Obsessive–compulsive personality disorder (OCPD) is a personality disorder characterized by a general pattern of excessive concern with orderliness, perfectionism, attention to details, mental and interpersonal control, and a need for control over one's environment, which interferes with personal flexibility, openness to experience, and efficiency, as well as interfering with relationships. Workaholism and miserliness are also seen often in those with this personality disorder. Persons affected with this disorder may find it hard to relax, always feeling that time is running out for their activities, and that more effort is needed to achieve their goals. They may plan their activities down to the minute—a manifestation of the compulsive tendency to keep control over their environment and to dislike unpredictable events as elements beyond their control.
The cause of OCPD is thought to involve a combination of genetic and environmental factors. This is a distinctly different disorder from obsessive-compulsive disorder (OCD), and the relation between the two is contentious. Some (but not all) studies have found high comorbidity rates between the two disorders, and both may share outside similarities – rigid and ritual-like behaviors, for example. Hoarding, orderliness, and a need for symmetry and organization are often seen in people with either disorder. Attitudes toward these behaviors differ between people affected with either of the disorders: for people with OCD, these behaviors are unwanted and seen as unhealthy, being the product of anxiety-inducing and involuntary thoughts, while for people with OCPD they are egosyntonic (that is, they are perceived by the subject as rational and desirable), being the result of, for example, a strong adherence to routines, a natural inclination towards cautiousness, or a desire to achieve perfection.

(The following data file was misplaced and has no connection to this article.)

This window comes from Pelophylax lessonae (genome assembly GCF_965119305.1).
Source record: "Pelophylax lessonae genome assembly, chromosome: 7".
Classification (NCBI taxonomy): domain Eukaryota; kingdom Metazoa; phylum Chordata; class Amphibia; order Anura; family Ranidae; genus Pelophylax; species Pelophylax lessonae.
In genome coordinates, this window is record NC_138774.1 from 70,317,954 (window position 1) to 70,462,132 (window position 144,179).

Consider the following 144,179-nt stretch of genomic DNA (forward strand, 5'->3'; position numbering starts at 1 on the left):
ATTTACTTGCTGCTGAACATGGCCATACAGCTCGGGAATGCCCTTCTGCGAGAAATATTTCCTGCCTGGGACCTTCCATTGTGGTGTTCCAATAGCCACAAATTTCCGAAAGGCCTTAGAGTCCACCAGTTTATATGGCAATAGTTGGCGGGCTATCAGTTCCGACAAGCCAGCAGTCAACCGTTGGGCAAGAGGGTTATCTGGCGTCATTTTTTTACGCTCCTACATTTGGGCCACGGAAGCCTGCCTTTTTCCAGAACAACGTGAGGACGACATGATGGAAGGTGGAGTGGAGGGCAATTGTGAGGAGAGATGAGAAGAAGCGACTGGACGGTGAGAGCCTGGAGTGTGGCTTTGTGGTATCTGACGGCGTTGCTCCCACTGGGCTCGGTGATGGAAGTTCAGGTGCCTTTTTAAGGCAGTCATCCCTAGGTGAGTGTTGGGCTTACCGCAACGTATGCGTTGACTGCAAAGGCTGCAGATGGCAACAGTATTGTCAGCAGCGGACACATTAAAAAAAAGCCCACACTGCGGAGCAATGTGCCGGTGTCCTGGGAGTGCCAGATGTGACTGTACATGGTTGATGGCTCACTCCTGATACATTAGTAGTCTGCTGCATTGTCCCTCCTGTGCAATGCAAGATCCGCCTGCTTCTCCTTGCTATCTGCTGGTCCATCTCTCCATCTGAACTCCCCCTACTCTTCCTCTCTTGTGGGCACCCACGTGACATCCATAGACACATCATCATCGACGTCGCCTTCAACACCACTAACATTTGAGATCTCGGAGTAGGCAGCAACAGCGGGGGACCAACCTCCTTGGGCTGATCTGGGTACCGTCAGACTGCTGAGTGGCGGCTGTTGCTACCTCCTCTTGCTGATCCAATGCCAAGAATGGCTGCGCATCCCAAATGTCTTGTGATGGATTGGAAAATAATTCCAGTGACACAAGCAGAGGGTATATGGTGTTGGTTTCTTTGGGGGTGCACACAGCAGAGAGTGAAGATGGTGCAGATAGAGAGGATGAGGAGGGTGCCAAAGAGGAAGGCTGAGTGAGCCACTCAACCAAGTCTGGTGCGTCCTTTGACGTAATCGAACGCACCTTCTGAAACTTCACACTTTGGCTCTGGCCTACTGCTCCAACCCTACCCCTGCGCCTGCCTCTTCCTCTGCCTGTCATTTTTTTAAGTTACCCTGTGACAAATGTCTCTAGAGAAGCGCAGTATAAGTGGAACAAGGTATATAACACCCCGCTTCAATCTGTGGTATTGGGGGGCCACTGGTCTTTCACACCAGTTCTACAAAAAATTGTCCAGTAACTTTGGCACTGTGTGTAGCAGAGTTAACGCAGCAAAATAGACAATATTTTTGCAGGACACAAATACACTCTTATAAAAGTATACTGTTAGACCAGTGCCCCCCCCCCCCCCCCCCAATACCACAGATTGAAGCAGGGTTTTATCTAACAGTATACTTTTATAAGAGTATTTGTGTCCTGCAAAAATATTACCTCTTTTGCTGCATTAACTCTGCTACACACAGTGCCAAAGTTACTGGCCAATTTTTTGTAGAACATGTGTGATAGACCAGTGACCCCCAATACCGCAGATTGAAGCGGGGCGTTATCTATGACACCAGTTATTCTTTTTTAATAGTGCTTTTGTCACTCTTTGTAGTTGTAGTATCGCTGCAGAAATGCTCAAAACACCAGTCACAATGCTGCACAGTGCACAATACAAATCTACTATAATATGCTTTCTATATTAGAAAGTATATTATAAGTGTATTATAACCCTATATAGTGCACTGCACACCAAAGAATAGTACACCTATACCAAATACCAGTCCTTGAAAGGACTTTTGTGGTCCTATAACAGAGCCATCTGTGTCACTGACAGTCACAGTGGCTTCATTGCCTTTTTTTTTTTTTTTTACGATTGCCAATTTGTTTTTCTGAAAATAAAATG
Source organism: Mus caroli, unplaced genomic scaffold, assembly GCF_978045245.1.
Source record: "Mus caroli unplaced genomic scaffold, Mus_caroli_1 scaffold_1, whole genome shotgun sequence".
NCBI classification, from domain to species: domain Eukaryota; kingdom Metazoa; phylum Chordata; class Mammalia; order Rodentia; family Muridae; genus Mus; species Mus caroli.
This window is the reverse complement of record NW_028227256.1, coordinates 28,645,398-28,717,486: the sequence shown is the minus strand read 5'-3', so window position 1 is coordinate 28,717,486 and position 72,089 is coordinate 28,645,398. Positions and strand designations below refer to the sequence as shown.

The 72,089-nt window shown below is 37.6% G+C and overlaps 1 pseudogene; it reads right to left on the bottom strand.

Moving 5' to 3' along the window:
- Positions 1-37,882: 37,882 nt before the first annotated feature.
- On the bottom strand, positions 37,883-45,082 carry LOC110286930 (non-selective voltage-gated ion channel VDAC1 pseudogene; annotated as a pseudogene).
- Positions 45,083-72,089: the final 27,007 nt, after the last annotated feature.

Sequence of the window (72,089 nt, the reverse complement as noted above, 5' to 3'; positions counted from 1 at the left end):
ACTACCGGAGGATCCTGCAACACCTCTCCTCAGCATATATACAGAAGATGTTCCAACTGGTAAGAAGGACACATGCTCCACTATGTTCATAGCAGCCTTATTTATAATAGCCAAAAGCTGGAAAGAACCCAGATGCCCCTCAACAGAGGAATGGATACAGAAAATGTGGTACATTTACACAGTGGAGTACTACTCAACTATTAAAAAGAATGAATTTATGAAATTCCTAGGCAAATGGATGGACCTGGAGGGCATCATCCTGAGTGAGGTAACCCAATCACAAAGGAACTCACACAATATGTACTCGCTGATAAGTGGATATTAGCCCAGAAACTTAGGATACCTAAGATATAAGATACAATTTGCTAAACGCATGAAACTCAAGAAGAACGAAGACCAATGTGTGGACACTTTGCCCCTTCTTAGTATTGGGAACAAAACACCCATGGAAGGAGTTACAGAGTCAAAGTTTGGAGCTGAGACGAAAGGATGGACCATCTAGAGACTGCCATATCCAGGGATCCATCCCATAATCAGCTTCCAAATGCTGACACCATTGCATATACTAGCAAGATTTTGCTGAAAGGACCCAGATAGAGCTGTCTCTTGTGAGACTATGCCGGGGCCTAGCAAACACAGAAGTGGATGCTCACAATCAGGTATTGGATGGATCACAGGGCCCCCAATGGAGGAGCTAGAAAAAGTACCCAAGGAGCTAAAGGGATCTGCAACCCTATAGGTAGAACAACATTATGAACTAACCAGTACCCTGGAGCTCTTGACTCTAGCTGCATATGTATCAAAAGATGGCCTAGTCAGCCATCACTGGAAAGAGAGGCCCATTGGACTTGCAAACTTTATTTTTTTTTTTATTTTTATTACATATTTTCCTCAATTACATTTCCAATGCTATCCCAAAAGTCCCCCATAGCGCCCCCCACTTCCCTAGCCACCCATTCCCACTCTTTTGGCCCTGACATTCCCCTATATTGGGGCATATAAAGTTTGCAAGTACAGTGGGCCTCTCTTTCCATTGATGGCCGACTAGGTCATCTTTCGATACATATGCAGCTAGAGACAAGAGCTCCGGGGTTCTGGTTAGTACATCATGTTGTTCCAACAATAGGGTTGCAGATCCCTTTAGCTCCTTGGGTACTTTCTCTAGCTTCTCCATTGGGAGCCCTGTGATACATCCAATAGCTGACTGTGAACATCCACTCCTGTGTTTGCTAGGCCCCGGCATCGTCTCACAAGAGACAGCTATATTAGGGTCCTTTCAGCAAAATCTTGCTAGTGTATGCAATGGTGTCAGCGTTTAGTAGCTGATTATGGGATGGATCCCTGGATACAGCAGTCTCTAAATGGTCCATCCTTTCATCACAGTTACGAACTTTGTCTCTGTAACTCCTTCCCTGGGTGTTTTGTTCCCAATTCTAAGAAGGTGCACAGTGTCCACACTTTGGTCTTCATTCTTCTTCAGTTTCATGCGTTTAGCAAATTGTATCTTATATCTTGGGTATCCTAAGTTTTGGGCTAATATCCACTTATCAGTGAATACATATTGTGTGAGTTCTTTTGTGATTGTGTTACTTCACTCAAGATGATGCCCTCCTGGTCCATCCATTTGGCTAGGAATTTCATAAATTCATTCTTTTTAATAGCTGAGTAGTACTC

OCPD occurs in about 2–8% of the general population and 8–9% of psychiatric outpatients. The disorder occurs more often in men.